There is a “vort” – a Torah thought which Rav Schneur was wont to say which captured the very essence of his worldview. It is a vort which Rav Schneur said on many occasions-in fact his children Yibodlu Lachayim Tovim relate that this was the very last vort which he managed to say to his family before the ptirah:


Bigdei Kehuna-the clothes worn by the kohanim in Bais Hamikdosh-atoned for sins-each garment atoning for a different sin. one of the clothes was the Me’il (tunic):

The Talmud [Tractate Eruchin 16] states that the Me’il worn by Kohanim in the Bais Hamikdosh atoned for the sin of Loshon Hora (derogatory speech), “Let something which gives out sound (the Me’il had bells) atone for improper speech”

Why? What is the lesson one can learn from the Me’il which can counteract the tendency to speak derogatorily about others? asked Rav Schneur.

He answered that Loshon Hora (and for that matter discord and complaints that people have against each other) very often is baseless. It is rooted in a distorted interpretation or even a distorted view of the other man’s actions. There is no attempt to delve deeper, to understand the reason behind the act, to understand the act itself in its total context. There is no attempt to see the inner good in people, no attempt to judge them favorably, to honor and respect them. Getting a total picture and a deeper view might very well yield totally different and more favorable results.

Les d’yoda lishno bishoh k’homon” say chazal. No one spoke about others so unfavorably as Homon spoke of Klal Yisroel: “Look at the Jews” he said, “They never work! Today they tell you it’s their Sabbath-tomorrow it’s their Holiday. Every day there is another excuse to get out of working” complained Homon to King Achashveirosh.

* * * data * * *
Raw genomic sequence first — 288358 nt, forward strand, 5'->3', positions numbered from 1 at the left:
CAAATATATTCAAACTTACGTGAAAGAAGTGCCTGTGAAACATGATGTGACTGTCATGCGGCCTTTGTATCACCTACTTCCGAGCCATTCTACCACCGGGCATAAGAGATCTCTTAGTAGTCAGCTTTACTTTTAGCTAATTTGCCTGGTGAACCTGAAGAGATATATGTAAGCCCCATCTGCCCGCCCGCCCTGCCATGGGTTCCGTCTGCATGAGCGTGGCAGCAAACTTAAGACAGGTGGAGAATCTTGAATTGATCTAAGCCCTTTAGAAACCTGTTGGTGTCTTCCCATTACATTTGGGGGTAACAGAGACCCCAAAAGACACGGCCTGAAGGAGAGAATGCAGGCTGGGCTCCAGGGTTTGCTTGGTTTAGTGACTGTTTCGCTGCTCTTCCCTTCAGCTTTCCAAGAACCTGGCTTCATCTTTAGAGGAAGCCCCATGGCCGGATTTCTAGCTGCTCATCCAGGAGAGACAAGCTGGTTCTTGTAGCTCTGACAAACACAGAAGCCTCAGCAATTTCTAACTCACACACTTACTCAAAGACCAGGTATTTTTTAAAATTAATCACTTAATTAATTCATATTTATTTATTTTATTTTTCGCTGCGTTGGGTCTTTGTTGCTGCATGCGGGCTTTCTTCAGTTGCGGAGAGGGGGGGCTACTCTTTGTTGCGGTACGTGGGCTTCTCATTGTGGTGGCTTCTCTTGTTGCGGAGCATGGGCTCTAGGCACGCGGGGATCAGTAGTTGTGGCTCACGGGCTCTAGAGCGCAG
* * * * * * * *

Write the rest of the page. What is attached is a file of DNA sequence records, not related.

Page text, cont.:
Was there really grounds for complaint, asked Rav Schneur? On the contrary. If we study Haman’s words we will see how in reality he said shiroh, - a song of praise about Klal Yisroel. Our adherence to Shabbosos and Yomim Tovim are our praise! They show our devotion to Hashem and his Torah. Why then is it called Loshon Hora? The answer is as above - on the contrary - that is exactly why chazal call Homon a Baal Loshon Hora. He took what was beautiful and praiseworthy- looked at it from a hating, distorted and superficial viewpoint and turned “Gold” into “dross”!.



The antidote to that--the “refuah” is Me’il. The Me’il was made of Tcheiles. Tcheiles domeh lyam-Tcheiles is a color similar to that of the ocean. The ocean is similar to the heavens. The heavens have a color similar to the vision seen by the Nvi'im (prophets) of the Kesei Hakovod-Hashem’s throne which hovers, so to speak, way above the universe. And we are expected to make the connection and remember the Kisei Hakovod before we speak about others.

With a “Kisei Hakovod” view, one sees the entire universe at one time, past present and future. When applied to people and events this means getting the whole picture, looking below the surface, judging favorably, seeing qualities and value in people not readily apparent. It can mean seeing their point of view. Then what appears to you to be a cause for complaint and for Loshon Horah-may very well not be that at all. On the contrary, it just may be deserving of Shiroh, of praise.

Rav Schneur's son in law, Rav Dovid Schustal shlita, remembers the scene that last Shabbos very well: Rav Schneur zt'l was sitting in a chair, racked with pain; pitifully weak. So weak in fact that he could hardly think, let alone talk. But he forced himself to speak, word slowly after word, till he finished the entire "vort".

A Tzavo’oh - a spiritual will to his children; to his talmidim; to his Kehillah; to Klal Yisroel - A Tzavo’oh L’doros!


* * * * * *

Back | Next